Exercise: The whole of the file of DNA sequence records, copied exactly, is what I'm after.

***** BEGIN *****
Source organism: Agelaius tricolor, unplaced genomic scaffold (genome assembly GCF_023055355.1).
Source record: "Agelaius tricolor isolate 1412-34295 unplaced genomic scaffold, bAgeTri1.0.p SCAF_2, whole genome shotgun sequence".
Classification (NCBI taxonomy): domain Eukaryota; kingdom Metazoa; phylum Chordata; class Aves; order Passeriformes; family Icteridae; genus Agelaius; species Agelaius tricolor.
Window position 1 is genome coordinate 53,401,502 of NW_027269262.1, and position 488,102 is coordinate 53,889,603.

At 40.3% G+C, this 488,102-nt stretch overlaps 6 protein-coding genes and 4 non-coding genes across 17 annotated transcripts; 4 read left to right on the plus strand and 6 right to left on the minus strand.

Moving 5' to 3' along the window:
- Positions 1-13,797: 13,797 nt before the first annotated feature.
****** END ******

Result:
Source organism: Agelaius tricolor, unplaced genomic scaffold (genome assembly GCF_023055355.1).
Source record: "Agelaius tricolor isolate 1412-34295 unplaced genomic scaffold, bAgeTri1.0.p SCAF_2, whole genome shotgun sequence".
Classification (NCBI taxonomy): domain Eukaryota; kingdom Metazoa; phylum Chordata; class Aves; order Passeriformes; family Icteridae; genus Agelaius; species Agelaius tricolor.
Window position 1 is genome coordinate 53,401,502 of NW_027269262.1, and position 488,102 is coordinate 53,889,603.

At 40.3% G+C, this 488,102-nt stretch overlaps 6 protein-coding genes and 4 non-coding genes across 17 annotated transcripts; 4 read left to right on the plus strand and 6 right to left on the minus strand.

Moving 5' to 3' along the window:
- Positions 1-13,797: 13,797 nt before the first annotated feature.